5. Robert, its your site, so I respect your opinion to run it the way you want, make decisions, etc. I know you and I don't agree on everything, but please understand what I'm going to say now is really my best outlook for your site. Allowing this link to the petition is damaging. I say this knowing that right now it may look innocent like one person sharing something that is their opinion, which I'd support say if S4GRU were not Sprint-related but more of the general network-oriented site I've been advocating upon the potential completion of the merger. However, if this petition were to grow, we know Sprint executives view this site occasionally and they may see the link to this position as helping the merger to fail, even if its clear S4GRU isn't directly advocating it. There's a big difference between allowing various members here to speak their opinions about the merger in contrast with allowing an official link to a petition that could have consequences for Sprint and T-Mobile. Officially it really doesn't look good. Similar to how posting links here of people on other forums bashing Sprint could be viewed the same as someone directly posting here bashing Sprint. Such as (and I'd never do this, btw), but I'd expect you and the staff to be angry at me if I kept posting links to people posting on other sites saying "Sprint sucks", because in essence it would show a very questionable motive on my part for doing so. Again I would never do that, but I can understand why it would look bad for me to do.. Posting a link here to an official petition against the merger is similar to showing a negative view of Sprint here that goes beyond a personal opinion. Sprint obviously wants this merger, so by allowing a link is showing attention to a cause that is going against Sprint's wishes, which puts it in a realm of Sprint bashing, not just an individual giving an opinion based on facts. An individual writing about their bad experience with Sprint or about how they don't like Softbank because of plans made and broken - those are not going to hurt Sprint. Whereas this petition has the potential of doing so, the link to it being publicly viewable here on S4GRU. No offense intended, Robert. I really do appreciate this site and am only speaking to help.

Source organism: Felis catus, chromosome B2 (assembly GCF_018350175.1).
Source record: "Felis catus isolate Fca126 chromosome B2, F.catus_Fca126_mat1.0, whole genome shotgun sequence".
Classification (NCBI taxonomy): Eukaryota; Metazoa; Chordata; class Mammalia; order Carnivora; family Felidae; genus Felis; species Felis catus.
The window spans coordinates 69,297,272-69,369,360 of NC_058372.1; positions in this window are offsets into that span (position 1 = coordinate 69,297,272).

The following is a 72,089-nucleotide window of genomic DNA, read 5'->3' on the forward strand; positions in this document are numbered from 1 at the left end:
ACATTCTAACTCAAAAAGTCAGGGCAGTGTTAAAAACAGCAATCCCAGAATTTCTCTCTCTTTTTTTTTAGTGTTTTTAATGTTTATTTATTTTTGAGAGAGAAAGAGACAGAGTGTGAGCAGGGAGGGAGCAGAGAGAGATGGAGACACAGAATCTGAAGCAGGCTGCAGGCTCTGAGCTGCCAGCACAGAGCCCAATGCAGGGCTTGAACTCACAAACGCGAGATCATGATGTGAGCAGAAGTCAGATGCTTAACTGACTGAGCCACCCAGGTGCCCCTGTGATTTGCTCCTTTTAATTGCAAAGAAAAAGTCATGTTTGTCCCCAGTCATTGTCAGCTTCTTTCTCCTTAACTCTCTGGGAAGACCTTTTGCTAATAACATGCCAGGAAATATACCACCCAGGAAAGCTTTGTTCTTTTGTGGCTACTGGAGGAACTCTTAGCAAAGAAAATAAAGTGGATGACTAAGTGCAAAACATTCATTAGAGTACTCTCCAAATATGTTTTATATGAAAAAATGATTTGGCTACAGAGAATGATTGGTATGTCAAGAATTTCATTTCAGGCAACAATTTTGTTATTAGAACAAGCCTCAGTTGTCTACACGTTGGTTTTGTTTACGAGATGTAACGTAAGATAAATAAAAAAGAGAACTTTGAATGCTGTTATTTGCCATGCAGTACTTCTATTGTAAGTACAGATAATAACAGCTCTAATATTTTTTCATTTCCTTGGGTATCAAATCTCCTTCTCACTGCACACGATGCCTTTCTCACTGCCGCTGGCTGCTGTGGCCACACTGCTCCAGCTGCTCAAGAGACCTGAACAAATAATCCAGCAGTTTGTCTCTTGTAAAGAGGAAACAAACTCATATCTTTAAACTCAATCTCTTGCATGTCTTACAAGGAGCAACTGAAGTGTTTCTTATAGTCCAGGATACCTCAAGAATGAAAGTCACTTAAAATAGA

6. Consider though my suggestion was made to be something Sprint could have done after getting enough of the 600mhz spectrum. In no means did I intend to suggest Sprint should have sold the spectrum right away without the other spectrum in place. They obviously need something there to provide service where the vastly underdeployed band41 isn't. When I had Sprint, I was always hoping for band41 to connect, because being on PCS was miserable. I made that known here and was told basically "yeah, its 5x5 in Chicago" without ever being told, "Well, Sprint has another 20 or 30mhz of spectrum they can use when CDMA goes away. Despite that, I did figure there must be some extra spectrum being used for voice, but with the news of no VoLTE and other issues, I figured if Sprint could just get a good amount of 600mhz and deploy that, using sales of what I thought were limited amounts of PCS, could get a quick network boost from the 600mhz spectrum without having to densify at all and would quickly remedy the situation with PCS. Sprint's band41 clearly is an amazing spectrum Sprint made a really wise choice in getting when they did, and by deploying it quickly also could have remedied the complaints about its network. Sprint was on its way to doing that, but sadly though, Softbank got in the picture. I figured with the change to austerity, this would be a way to earn money used on a more practical deployment of a spectrum with great range while letting band41 be the short distance spectrum.